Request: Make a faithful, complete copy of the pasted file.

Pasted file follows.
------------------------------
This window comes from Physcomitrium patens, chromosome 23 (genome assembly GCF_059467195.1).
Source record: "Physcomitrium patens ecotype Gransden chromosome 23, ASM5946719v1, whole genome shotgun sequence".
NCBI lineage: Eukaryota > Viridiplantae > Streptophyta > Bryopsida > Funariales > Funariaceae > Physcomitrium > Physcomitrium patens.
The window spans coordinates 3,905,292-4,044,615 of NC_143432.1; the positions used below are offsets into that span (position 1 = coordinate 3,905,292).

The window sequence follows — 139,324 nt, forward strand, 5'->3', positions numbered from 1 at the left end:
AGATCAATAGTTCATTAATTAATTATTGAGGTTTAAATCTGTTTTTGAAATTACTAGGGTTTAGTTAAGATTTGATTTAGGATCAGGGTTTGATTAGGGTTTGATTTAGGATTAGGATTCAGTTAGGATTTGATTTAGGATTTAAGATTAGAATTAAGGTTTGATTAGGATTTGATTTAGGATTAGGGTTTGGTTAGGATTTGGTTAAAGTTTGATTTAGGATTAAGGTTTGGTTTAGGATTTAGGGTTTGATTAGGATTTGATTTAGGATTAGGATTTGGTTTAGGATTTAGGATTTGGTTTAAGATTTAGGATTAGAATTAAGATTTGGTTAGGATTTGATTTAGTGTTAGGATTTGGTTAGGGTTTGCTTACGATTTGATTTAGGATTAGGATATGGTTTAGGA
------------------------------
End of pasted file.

This window comes from Physcomitrium patens, chromosome 23 (genome assembly GCF_059467195.1).
Source record: "Physcomitrium patens ecotype Gransden chromosome 23, ASM5946719v1, whole genome shotgun sequence".
NCBI lineage: Eukaryota > Viridiplantae > Streptophyta > Bryopsida > Funariales > Funariaceae > Physcomitrium > Physcomitrium patens.
The window spans coordinates 3,905,292-4,044,615 of NC_143432.1; the positions used below are offsets into that span (position 1 = coordinate 3,905,292).

The window sequence follows — 139,324 nt, forward strand, 5'->3', positions numbered from 1 at the left end:
AGATCAATAGTTCATTAATTAATTATTGAGGTTTAAATCTGTTTTTGAAATTACTAGGGTTTAGTTAAGATTTGATTTAGGATCAGGGTTTGATTAGGGTTTGATTTAGGATTAGGATTCAGTTAGGATTTGATTTAGGATTTAAGATTAGAATTAAGGTTTGATTAGGATTTGATTTAGGATTAGGGTTTGGTTAGGATTTGGTTAAAGTTTGATTTAGGATTAAGGTTTGGTTTAGGATTTAGGGTTTGATTAGGATTTGATTTAGGATTAGGATTTGGTTTAGGATTTAGGATTTGGTTTAAGATTTAGGATTAGAATTAAGATTTGGTTAGGATTTGATTTAGTGTTAGGATTTGGTTAGGGTTTGCTTACGATTTGATTTAGGATTAGGATATGGTTTAGGA